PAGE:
We tried to identify the donor strains for sequences in the 3′ moiety of V/W recombinant strains by aligning the W sequences (2C and 3D1 segments) with homologous PV or NPEV sequences from a nucleotide sequence database (GenBank). The results of this search are presented in Table Table5.5. In all cases, for the 2C-coding region, the highest percentage of nucleotide sequence identity was that with PVs (79.4% to 84.0%). Coxsackieviruses A21 (CA21) and A24 (CA24) appeared to be the most similar NPEVs (70.0 to 74.1% nucleotide identity). Comparison of the nucleotide and amino acid sequences corresponding to the 2C region suggested that the W sequences were derived from wild PVs and not from NPEVs. For the 3D polymerase-coding region, both nucleotide (80.0 to 87%) and amino acid (95.5 to 98.5%) sequence identities were too similar for significant differences to be detected between the W sequences and PV, CA21, and CA24 sequences. However, no CA21 or CA24 strains were isolated in Romania between 1970 and 1995.
We investigated whether the wild sequences present in the V/W recombinants were typical of the cocirculating wild strains by analyzing the wild PVs isolated in Romania during the period in which the V/W recombinants were isolated.
Five of the V/W recombinant strains, all Sabin type 2-derived polioviruses, were isolated in Romania in 1980, 1981, or 1987. In 1980 to 1982, two overlapping poliomyelitis outbreaks occurred: one with a wild type 2 (P2-W) PV, which occurred from March to April 1980 (15 virologically confirmed cases), and the other with a wild type 1 (P1-W) PV, which occurred from March 1980 to July 1982 (133 virologically confirmed cases). Of a total of 148 cases, 52 occurred in 1980, 85 in 1981, and 11 in 1982. Two sporadic cases were recorded in 1980 in which wild type 3 poliovirus (P3-W) was isolated. A total of about 650 PV isolates were obtained from epidemic cases and their contacts in 1980 to 1982 in Romania. No wild PV was isolated in Romania during the 10-year period from August 1982 to March 1991, despite a high standard of virological surveillance. During this period, one case of acute flaccid paralysis was reported per 100,000 children under the age of 15 years; 997 children were examined, and the mean annual isolation rate for NPEV was 7.8%. Curiously, the V/W strain P2-V/057/87 was isolated in the middle of this 10-year period.
We tried to find the W partners from the sequences of the V/W recombinants. We first screened 61 strains randomly chosen from the wild cocirculating PVs for similarities in RFLP profile in the 3D polymerase-coding region (RFLP 3D1 assay). These strains, comprising 43 type 1 (P1-W), 16 type 2 (P2-W), and 2 type 3 (P3-W) strains, were grouped on the basis of similarity of RFLP 3D1 pattern (see Materials and Methods). Thus, the wild type 1 PV strains were classified into four groups, and the wild type 2 PV strains were assigned to a single group. The restriction profiles of two wild type 1 and two wild type 3 strains were found to be similar to those of the Sabin 1 and Sabin 2 strains, respectively. The RFLP 3D1 profiles of strains P1-W/004/81 and P1-W/522/81 were similar to that of the V/W recombinant, P2-V/598/80. No similarity in RFLP 3D1 profile was found between any of the other four V/W recombinants and the wild PVs tested.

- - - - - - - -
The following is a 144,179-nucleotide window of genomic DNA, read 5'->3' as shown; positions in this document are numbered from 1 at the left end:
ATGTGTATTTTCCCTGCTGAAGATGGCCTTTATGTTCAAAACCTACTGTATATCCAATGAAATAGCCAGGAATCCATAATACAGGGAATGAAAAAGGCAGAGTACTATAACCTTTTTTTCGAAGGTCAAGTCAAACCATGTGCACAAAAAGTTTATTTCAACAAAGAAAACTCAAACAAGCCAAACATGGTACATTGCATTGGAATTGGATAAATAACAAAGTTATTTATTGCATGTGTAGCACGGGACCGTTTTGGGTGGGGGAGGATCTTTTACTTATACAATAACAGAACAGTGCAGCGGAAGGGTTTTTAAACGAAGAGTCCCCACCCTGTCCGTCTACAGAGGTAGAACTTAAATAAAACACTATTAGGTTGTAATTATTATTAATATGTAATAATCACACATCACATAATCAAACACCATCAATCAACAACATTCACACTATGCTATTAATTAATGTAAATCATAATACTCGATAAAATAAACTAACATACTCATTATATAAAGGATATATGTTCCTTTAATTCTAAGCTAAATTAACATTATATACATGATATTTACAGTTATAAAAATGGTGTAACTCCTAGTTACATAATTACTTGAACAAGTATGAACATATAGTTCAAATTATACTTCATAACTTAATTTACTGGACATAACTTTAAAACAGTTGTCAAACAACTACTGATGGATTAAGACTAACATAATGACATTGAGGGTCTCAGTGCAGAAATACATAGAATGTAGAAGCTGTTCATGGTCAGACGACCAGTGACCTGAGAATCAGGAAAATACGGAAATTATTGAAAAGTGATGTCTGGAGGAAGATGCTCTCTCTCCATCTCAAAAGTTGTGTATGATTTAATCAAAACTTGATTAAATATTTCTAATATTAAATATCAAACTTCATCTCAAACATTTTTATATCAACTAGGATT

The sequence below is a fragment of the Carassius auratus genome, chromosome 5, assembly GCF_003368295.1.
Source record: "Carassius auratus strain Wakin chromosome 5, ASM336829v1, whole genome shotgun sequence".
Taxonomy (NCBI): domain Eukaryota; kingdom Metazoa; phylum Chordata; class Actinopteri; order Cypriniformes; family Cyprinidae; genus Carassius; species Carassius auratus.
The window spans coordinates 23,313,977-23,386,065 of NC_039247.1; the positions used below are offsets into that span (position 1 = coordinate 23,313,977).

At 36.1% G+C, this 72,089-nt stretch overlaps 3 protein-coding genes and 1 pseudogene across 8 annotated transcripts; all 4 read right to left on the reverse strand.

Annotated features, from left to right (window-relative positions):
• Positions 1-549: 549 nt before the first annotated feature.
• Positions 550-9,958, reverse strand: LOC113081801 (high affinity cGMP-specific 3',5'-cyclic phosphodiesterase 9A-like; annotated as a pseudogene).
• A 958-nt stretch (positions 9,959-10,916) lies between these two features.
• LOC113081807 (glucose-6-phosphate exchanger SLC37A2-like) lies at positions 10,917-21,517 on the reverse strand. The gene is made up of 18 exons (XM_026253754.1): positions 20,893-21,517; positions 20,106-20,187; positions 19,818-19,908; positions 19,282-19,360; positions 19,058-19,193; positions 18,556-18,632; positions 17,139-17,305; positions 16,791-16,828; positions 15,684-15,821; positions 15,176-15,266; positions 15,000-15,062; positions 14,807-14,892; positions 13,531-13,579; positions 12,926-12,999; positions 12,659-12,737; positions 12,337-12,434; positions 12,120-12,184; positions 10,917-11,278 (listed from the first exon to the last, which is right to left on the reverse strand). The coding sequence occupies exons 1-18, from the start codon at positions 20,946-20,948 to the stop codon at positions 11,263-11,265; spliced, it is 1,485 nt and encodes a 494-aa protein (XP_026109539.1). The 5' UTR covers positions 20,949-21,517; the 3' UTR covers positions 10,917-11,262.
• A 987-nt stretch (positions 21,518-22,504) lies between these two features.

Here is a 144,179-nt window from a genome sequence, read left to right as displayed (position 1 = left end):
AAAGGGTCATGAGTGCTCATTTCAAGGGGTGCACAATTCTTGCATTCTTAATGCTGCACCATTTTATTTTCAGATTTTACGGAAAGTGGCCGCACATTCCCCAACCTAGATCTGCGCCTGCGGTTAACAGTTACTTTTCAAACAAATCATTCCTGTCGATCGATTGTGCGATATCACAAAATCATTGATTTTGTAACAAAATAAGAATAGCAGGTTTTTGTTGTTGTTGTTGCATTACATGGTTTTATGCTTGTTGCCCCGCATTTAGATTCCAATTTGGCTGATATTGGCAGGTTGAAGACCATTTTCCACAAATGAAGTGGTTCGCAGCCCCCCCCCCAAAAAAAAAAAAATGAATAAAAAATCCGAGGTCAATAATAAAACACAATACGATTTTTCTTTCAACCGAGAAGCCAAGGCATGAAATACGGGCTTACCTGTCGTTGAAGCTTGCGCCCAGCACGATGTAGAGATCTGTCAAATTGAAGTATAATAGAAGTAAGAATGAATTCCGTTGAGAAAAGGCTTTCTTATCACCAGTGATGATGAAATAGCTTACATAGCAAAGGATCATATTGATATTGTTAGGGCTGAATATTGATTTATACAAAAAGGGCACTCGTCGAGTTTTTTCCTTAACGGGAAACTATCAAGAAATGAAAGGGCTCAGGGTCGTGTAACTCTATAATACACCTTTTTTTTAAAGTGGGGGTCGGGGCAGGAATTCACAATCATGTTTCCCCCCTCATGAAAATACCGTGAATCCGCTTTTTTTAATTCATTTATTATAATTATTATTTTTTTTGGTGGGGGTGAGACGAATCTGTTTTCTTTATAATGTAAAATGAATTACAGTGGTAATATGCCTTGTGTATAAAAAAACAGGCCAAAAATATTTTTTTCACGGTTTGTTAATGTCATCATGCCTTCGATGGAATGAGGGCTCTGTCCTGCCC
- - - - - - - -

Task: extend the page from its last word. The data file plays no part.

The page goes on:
The 3D1- and VP1-2A-coding regions were sequenced for representative members of each of the RFLP 3D1 groups. To increase the probability of finding the W parents of V/W recombinants, a careful case-by-case study was carried out. We also sequenced the 3D1 and VP1-2A regions of strains known to have been present in the same geographical area and at the same time as the patients from whom V/W recombinants were isolated. Phylogenetic trees were constructed from all these sequences, including those of the five V/W recombinants and the three OPV strains. The dendrograms are shown in Fig. Fig.2.2. With the exception of strain P2-V/598/80, no significant similarity in the 3D1 genomic region was found between the V/W recombinants and the wild cocirculating PV strains tested. This suggests that the wild donor of four of the V/W recombinants may not be a wild PV. However, we cannot exclude the possibility that the wild partners escaped at the first step in the screening process, which involved grouping strains according to their RFLP 3D1 pattern.